Tag Archive: Asset Funders Network

  1. Working Towards Wage & Wealth Equality for Women


    Women do not make as much money as men. This fact enters our daily discourse frequently — when it’s raised by political candidates, when female celebrities protest being paid less than their male counterparts, and when women of all ages and education levels try to make their paychecks cover the costs of life and family.

    While we know the wage gap is significant, the gap between genders when it comes to wealth doesn’t get nearly as much air time — even though it’s far greater. As a result, proposed solutions tend to focus more on income than on wealth. This leaves out a key part of the economic security equation for women.

    Wages may be critical to women’s daily survival, but it’s the compounding gap in accrued wealth that hobbles women’s long-term financial well-being.

    Income Gaps and Wealth Gaps

    Consider this data from a 2015 brief prepared by the Asset Funders Network. While never-married women who work full time earn 95% of what never-married men earn, this same group of women only owns 16% of the wealth comparable men do. The picture is even more sobering for women of color, with single Black and Hispanic women having less than a penny for every dollar of wealth owned by single White men.

    Let that sink in for a moment. Consider what it means for women — married, single, with or without children — and consider what it means for those working to break the cycle of intergenerational poverty. While the gender wage gap is thankfully diminishing, we are failing to help women convert equitable salaries into economic security.

    This gender wealth gap exists due to complex reasons, but we can distill them down to three main factors:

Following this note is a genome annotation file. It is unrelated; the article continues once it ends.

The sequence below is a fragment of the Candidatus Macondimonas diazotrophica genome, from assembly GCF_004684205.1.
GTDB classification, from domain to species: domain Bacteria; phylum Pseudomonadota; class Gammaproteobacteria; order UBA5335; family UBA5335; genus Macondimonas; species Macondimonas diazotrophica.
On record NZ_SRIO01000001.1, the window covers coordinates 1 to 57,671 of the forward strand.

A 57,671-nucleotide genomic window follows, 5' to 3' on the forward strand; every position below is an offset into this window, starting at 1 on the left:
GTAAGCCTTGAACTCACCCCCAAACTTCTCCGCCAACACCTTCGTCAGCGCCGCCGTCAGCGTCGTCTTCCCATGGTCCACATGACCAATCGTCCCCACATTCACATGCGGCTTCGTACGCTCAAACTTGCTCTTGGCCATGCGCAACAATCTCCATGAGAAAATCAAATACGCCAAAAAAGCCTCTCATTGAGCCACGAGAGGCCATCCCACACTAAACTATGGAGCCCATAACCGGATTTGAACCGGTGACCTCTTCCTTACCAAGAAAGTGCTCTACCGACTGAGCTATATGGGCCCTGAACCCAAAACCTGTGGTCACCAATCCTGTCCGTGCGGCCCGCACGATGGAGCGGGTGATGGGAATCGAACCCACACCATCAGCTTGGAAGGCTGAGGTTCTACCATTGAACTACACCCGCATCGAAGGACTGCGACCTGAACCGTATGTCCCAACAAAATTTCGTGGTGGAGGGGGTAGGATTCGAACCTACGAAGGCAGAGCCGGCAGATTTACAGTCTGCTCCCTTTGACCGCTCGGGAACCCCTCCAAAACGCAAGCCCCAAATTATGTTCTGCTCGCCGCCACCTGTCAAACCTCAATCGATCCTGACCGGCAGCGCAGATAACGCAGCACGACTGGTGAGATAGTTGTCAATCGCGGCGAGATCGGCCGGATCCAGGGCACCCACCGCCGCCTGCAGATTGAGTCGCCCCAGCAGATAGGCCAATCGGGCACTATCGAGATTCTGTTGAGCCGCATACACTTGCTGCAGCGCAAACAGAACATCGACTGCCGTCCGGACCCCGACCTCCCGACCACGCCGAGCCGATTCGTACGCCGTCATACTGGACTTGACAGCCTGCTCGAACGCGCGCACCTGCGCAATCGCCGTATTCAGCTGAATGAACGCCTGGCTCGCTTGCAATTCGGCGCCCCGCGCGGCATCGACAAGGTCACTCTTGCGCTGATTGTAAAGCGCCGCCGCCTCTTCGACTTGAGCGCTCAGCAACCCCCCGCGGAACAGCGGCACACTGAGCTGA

1. the income gap,
    2. women’s increased likelihood of being custodial parents, and
    3. women’s lack of access to wealth-building advantages, such as employment-related fringe benefits, government benefits, and favorable tax breaks.

    So women earn less and accrue much less even while their families are more likely than ever before to rely on their reduced economic resources. Two-thirds of mothers are either their family’s sole breadwinner, the primary breadwinner, or a co-breadwinner.

    Without a financial cushion to fall back upon — i.e. wealth — women and their families remain in a precarious financial position.

    Seeing is Believing

    The California Budget & Policy Center recently produced an eye-opening tool that illustratively ranks women’s well-being in California, county by county, across the dimensions of health, personal safety, economic security, political empowerment, and employment & earnings. Each of these categories gets further split out by six indicators, then standardized and combined by the Center to create dimension scores.


    By showing how each of California’s 58 counties promotes women’s well-being, this index highlights where we need to improve. While it does not yet capture data on the wealth gap, it remains a powerful tool we can use to increase our awareness, focus our energies, and redouble our efforts.

    What We Can Do

    Raising awareness of the women’s wealth gap is a first step.

    The mayors of San Francisco and Oakland, in partnership with the Women’s Foundation of California, are convening a Bay Area’s Women’s Summit in June to focus on women’s economic empowerment. I will be speaking about the gender wealth gap during a session on economic security, and at another summit organized by the Women’s Funding Network in New York City in July. I am working with the Bay Area Asset Funders Network to organize a local Funders Forum to feature the gender wealth gap. This issue will also be featured at CFED’s Assets Learning Conference this fall.

    I hope to see you at those events so we can exchange ideas and build collaborative momentum.